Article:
Reading “God Save the Child”
My only complaint when I started reading Robert Parker’s ‘Spenser’ series came in the first book, “The Godwulf Manuscript” when Spenser, crossing a college quad, described in great detail the clothing of several students he passed. For nearly two pages Parker shared the early seventies fashion to be found on a college campus, displayed by characters without names or purpose or bearing in any way on the story at all, and when I started the second book in the series, “God Save the Child”, it seemed I was in for more of the same.
Maybe it was that this was the second book and with that came a growing appreciation or familiarity with Parker’s writing style, but I started to understand why this was the case and why it had to be. Spenser narrates these stories and he’s as clever and sharp-witted as any private detective from the days of Chandler and Hammett, and big enough to get away with having a smart mouth if the guys he’s mouthing off to can keep up and realize he’s insulting them.
But where Parker goes into exhaustingly more detail then the classics of detective fiction is less about sloppy or tedious writing. In order to put us in his detective’s shoes, he has to also put us in his detective’s head.
It took Spenser just about explaining this to his love interest in “God Save the Child” for me to understand as well, so I clearly don’t make a very good detective. Spenser, on the other hand, is good at what he does specifically because he notices and remembers everything. He sees a person’s shoes and remembers their pants, the color of socks and shirt and jacket, the cut and color of hair and whether the glasses were prescription or just for show, and whether they matched the rest of the outfit as well; and he does this for every person he passes, everyone he comes across from the moment he meets a client because any one of these people may be a part of his case, and he may need that information later.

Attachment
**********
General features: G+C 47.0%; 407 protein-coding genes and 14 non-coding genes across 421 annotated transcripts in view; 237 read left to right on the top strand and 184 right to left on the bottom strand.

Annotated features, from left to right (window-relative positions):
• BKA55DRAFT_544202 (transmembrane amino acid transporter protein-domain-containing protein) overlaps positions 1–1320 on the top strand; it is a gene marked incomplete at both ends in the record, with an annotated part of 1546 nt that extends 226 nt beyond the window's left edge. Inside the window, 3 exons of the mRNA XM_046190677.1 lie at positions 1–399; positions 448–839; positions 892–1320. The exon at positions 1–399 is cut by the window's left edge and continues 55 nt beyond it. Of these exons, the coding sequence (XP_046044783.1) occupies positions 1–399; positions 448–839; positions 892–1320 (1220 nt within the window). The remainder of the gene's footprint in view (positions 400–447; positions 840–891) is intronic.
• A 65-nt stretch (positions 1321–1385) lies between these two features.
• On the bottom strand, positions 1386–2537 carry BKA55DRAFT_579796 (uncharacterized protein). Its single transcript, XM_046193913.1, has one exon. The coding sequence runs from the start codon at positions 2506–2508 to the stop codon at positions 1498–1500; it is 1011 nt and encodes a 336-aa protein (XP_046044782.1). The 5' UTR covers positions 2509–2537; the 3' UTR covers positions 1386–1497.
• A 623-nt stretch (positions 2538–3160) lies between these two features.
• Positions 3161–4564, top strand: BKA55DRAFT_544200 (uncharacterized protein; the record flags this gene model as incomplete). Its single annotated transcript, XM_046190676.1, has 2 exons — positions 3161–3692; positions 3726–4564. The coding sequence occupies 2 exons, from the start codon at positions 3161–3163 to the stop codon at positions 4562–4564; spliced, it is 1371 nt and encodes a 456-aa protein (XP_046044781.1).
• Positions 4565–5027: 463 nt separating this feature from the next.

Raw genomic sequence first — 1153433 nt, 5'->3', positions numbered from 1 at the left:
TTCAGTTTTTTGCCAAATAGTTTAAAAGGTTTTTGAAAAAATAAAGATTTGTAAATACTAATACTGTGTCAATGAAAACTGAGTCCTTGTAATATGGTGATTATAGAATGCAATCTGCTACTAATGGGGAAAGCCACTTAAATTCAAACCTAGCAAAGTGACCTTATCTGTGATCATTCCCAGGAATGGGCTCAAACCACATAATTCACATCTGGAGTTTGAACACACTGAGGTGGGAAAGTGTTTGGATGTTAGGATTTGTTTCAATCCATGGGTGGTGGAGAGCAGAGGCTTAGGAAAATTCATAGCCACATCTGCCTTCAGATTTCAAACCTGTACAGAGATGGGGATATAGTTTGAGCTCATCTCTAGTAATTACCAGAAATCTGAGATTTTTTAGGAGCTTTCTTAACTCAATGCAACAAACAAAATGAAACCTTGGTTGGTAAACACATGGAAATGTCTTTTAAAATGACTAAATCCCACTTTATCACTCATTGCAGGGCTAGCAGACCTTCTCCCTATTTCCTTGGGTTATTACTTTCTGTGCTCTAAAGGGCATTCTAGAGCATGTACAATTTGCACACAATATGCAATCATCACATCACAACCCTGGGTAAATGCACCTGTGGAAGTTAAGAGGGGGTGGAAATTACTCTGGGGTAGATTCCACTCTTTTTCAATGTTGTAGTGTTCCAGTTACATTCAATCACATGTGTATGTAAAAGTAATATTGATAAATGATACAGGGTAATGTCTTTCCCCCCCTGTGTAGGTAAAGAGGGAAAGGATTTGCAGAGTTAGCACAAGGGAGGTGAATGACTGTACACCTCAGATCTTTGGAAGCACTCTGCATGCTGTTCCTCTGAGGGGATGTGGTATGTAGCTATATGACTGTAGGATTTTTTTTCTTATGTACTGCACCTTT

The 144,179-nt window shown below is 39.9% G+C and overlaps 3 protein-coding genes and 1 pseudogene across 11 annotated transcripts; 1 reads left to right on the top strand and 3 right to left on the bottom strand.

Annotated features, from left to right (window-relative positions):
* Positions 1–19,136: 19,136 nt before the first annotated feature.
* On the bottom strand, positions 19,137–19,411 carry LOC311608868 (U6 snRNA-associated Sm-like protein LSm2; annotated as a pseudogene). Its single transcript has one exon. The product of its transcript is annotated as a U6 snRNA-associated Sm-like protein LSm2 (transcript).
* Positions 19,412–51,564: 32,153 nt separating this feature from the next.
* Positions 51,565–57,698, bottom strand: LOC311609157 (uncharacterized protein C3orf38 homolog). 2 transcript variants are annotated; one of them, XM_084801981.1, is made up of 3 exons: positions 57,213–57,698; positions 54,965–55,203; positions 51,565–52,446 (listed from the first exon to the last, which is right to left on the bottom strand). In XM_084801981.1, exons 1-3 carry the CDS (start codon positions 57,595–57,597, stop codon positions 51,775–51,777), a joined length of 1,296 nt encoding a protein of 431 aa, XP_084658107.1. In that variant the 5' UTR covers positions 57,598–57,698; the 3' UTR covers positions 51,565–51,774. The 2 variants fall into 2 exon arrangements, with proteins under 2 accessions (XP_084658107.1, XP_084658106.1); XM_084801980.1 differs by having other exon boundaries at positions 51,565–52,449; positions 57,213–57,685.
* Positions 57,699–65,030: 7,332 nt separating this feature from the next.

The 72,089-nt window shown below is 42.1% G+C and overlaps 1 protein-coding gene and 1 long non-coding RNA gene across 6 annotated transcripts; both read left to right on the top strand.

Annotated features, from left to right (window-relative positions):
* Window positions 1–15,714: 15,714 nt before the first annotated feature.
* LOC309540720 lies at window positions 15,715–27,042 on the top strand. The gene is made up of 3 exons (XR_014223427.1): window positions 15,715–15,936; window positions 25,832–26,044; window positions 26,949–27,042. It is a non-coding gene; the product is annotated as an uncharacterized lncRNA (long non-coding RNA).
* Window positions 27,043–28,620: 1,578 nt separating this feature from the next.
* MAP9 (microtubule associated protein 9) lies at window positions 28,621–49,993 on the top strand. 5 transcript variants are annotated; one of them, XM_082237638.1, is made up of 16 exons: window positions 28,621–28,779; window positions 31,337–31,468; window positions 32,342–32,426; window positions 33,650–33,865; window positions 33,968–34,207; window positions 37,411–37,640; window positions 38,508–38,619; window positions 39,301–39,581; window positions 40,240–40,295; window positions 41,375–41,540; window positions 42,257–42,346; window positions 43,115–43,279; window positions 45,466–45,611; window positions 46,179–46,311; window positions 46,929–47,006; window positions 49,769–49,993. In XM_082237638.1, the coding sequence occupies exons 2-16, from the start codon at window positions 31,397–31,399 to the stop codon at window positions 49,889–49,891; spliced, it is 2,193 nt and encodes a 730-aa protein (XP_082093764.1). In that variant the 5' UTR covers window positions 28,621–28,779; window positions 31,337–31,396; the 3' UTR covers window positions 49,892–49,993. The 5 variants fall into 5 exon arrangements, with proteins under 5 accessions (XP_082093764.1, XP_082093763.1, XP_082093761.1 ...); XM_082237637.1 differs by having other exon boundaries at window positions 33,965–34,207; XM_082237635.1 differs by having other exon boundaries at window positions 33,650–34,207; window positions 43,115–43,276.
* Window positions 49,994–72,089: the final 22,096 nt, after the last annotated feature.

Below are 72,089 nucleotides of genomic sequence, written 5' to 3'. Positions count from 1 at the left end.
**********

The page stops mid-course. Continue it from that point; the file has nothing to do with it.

Spenser isn’t a hero or a supercop or some action star. He’s just the guy working a small-time case trying to figure out where someone or something went and whether it needed to be returned once he found it. In the course of this he’ll tell you what he made for breakfast and describe his workout routine, and you might even be able to cook a pork tenderloin en croûte if you pay attention.
Robert Parker understands that this is tedious work, undertaken by the kind of man willing to notice details and keep each and every one of them tucked away for the moment he will need to put those pieces together the right way. From an author’s perspective, to realistically write such a tedious undertaking itself needs to become tedious.
This writing and narrative style that at first turned me off of Robert Parker is precisely what takes the reader more completely into the world and mind of a private detective than any author has before. He does this not by hinting at the details the reader should remember or teasing the threads that will be important later, but by immersing the audience in the overwhelming detail of the world and letting them sift through to identify the important parts alongside the narrator. It’s this style that makes the Spenser series so intriguing, and interesting to continue reading.